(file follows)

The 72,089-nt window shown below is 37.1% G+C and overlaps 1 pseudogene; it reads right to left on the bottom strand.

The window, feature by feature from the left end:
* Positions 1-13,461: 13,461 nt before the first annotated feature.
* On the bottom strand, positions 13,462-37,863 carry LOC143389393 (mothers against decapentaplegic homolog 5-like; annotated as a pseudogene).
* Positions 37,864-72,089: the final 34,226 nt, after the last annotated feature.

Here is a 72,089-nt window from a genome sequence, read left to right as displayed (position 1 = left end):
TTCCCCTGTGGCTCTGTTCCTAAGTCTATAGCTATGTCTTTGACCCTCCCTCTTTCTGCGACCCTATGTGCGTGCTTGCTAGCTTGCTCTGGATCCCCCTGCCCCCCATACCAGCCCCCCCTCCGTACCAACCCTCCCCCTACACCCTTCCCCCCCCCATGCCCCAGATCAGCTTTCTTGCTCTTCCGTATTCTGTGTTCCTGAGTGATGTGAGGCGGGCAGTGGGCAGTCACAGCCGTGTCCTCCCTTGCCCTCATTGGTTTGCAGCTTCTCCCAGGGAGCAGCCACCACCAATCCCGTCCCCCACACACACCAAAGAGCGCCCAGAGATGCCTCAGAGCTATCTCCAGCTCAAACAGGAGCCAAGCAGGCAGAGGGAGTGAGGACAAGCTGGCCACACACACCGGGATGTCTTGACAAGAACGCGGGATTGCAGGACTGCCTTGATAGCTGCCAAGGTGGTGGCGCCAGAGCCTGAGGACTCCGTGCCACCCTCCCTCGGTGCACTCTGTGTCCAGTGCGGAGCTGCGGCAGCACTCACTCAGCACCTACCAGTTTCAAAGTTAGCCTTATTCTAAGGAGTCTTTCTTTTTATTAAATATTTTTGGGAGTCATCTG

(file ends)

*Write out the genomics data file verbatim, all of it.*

The 72,089-nt window shown below is 37.1% G+C and overlaps 1 pseudogene; it reads right to left on the bottom strand.

The window, feature by feature from the left end:
* Positions 1-13,461: 13,461 nt before the first annotated feature.
* On the bottom strand, positions 13,462-37,863 carry LOC143389393 (mothers against decapentaplegic homolog 5-like; annotated as a pseudogene).
* Positions 37,864-72,089: the final 34,226 nt, after the last annotated feature.

Here is a 72,089-nt window from a genome sequence, read left to right as displayed (position 1 = left end):
TTCCCCTGTGGCTCTGTTCCTAAGTCTATAGCTATGTCTTTGACCCTCCCTCTTTCTGCGACCCTATGTGCGTGCTTGCTAGCTTGCTCTGGATCCCCCTGCCCCCCATACCAGCCCCCCCTCCGTACCAACCCTCCCCCTACACCCTTCCCCCCCCCATGCCCCAGATCAGCTTTCTTGCTCTTCCGTATTCTGTGTTCCTGAGTGATGTGAGGCGGGCAGTGGGCAGTCACAGCCGTGTCCTCCCTTGCCCTCATTGGTTTGCAGCTTCTCCCAGGGAGCAGCCACCACCAATCCCGTCCCCCACACACACCAAAGAGCGCCCAGAGATGCCTCAGAGCTATCTCCAGCTCAAACAGGAGCCAAGCAGGCAGAGGGAGTGAGGACAAGCTGGCCACACACACCGGGATGTCTTGACAAGAACGCGGGATTGCAGGACTGCCTTGATAGCTGCCAAGGTGGTGGCGCCAGAGCCTGAGGACTCCGTGCCACCCTCCCTCGGTGCACTCTGTGTCCAGTGCGGAGCTGCGGCAGCACTCACTCAGCACCTACCAGTTTCAAAGTTAGCCTTATTCTAAGGAGTCTTTCTTTTTATTAAATATTTTTGGGAGTCATCTG